Asylum seekers line up at a government office in Germany | Photo: Imago/IPON
Asylum seekers line up at a government office in Germany | Photo: Imago/IPON

The number of asylum applications in Germany continues to decrease. According to the German interior ministry, there were over 30% fewer applications last year than 2019.

The number of people seeking asylum in Germany dropped significantly in 2020 -- by more than 30% percent compared with the previous year, the federal interior ministry announced Sunday (January 10).

According to the ministry, it recorded just over 76,000 first-time asylum applications last year, 31.5% fewer than in 2019. Most of the requests came from nationals from Syria, Afghanistan, Iraq and Turkey.

The ministry said that a further 26,520 asylum applications were made for children under the age of one who were born in Germany to non-nationals. This brings the total number of applications to 102,581.

Interior Minister Horst Seehofer said the drop in asylum seekers could partly be attributed to the COVID-19 pandemic, which sharply reduced international travel and caused some countries to close their borders, especially during the first wave of cases in the spring.

Frontex, the EU border and coast guard agency, also largely attributed the lowest number of irregular migrant crossings since 2013 to restrictions to curb the spread of the coronavirus.

Criticism from Pro Asyl

But Seehofer, a CSU member of Chancellor Merkel's ruling sister parties (CDU/CSU), also pointed out that the number of asylum seekers in Germany has been falling steadily over the past four years, which he said "showed that our measures to steer migration are working."

However, migrants rights group Pro Asyl said on Twitter on Monday (January 11) that the lower number of asylum requests was a result of the EU's "rigorous border policy."

"There are as many refugees as before, people continue to flee to Europe. But they are stuck in front of our gates, either in the snow or in camps of misery in border countries," Pro Asyl lamented, referring to the situation of 8,500 migrants and refugees in Bosnia and Herzegovina, some 800 of them living outdoors in wintry conditions, including children.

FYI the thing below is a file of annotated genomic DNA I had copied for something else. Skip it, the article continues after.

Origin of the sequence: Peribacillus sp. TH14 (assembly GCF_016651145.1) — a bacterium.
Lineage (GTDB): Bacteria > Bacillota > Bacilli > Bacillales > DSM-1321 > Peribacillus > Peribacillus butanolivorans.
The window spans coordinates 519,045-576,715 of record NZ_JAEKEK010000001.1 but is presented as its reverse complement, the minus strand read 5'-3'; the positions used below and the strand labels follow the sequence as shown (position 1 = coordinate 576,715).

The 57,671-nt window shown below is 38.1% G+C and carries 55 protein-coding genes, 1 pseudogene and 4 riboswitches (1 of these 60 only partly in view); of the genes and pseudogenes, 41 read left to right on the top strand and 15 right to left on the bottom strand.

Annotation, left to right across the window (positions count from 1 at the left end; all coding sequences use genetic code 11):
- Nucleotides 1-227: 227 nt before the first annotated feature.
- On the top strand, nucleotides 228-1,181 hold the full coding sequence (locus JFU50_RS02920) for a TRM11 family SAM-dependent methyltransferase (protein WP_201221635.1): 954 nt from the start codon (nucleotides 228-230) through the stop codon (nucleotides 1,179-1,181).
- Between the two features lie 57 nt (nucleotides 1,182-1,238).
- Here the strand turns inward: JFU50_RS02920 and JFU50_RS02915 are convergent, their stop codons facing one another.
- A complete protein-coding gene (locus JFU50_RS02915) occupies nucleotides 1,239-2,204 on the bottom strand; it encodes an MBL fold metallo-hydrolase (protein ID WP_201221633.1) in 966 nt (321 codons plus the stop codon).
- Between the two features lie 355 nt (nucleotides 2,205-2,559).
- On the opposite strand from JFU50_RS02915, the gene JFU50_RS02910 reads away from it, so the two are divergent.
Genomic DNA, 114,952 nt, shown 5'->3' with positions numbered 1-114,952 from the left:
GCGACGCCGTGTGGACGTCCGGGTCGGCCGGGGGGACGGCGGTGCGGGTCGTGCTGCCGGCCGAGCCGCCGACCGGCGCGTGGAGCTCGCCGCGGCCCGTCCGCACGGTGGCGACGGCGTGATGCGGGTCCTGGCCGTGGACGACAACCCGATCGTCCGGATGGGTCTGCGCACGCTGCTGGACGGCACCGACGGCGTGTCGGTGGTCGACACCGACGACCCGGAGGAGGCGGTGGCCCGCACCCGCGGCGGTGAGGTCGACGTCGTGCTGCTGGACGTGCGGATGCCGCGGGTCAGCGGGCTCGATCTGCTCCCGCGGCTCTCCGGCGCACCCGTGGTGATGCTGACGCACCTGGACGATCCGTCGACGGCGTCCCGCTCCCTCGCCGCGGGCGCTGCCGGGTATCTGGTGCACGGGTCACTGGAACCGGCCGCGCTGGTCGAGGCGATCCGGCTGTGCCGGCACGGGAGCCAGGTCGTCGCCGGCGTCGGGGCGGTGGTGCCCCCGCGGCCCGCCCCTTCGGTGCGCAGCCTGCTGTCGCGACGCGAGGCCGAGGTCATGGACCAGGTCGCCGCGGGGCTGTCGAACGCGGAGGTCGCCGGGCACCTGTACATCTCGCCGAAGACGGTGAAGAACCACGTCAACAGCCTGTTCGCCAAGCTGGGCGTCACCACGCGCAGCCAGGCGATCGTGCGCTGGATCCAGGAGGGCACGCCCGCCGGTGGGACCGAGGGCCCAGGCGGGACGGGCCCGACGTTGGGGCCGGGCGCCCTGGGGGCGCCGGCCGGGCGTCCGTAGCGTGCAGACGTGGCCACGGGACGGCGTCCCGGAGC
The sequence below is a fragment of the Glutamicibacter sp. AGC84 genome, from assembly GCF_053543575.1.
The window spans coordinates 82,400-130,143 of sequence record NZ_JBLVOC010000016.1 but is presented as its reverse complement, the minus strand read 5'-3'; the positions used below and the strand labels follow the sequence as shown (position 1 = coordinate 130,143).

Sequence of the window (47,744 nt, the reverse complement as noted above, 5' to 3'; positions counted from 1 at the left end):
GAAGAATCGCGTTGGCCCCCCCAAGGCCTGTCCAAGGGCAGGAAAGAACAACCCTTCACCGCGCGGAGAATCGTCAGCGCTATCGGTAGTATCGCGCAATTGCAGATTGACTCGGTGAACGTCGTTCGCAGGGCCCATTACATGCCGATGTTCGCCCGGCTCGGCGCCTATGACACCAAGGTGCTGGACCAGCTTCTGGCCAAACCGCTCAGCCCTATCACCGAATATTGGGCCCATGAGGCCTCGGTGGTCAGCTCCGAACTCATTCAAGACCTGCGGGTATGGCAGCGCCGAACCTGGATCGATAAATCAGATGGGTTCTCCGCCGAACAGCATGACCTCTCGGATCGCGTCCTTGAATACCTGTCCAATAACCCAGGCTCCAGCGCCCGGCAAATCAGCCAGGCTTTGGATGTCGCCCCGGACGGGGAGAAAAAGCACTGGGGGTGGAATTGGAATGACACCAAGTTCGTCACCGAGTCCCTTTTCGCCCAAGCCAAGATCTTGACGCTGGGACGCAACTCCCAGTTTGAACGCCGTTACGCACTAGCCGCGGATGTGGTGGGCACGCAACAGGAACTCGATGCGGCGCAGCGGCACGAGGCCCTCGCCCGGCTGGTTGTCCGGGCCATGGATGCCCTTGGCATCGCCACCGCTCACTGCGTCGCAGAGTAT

According to UN refugee agency UNHCR, there are currently some 26.3 million recognized refugees worldwide, the highest number ever.

Moreover, while the overall recorded number of people who lost their lives trying to reach Europe in 2020 decreased, according to the International Organization for Migration (IOM), certain routes, in particular the Atlantic one from Africa to Spain's Canary Islands, saw an increase in fatalities.

"Overall, the trend that more people die "within and en route to Europe" continues," IOM said.

145,000 decisions made on asylum

In 2020, Germany's Federal Office for Migration and Refugees (BAMF) decided the asylum applications of 145,071 people, close to 40,000 fewer than in 2019. Of those,

  • 26% (37,818) were recognized as refugees under the Geneva Refugee Convention;
  • 4% fell under a deportation ban;
  • 13% received subsidiary protection;
  • some 32% of the asylum applications were rejected, and
  • around a quarter (24.8%) of cases were terminated otherwise (e.g. withdraws their application or they are a Dublin case and sent back to the first EU country they arrived in to continue their application there);
  • therefore, the overall protection rate was 43%

BAMF further said that around 52,000 asylum applications hadn't been decided yet at the end of December, down from some 57,000 in 2019.

The 76,000 asylum applications submitted in 2020 are only roughly 7% of the more than 1.1 million applications Germany received in 2015 and 2016 during Europe's so-called migrant crisis.

The new arrivals deeply polarized the country and fueled the rise of the far-right Alternative for Germany (AfD) party, which rails against immigration and Islam.

The German government has responded by toughening its migration policies and stepping up deportations of rejected asylum seekers or refugees convicted of violent crimes.

However, a decision to lift a general ban on deportations to war-torn Syria on December 31 has been heavily criticized by rights groups, even if the government says it would only deport those deemed to pose a risk to security.



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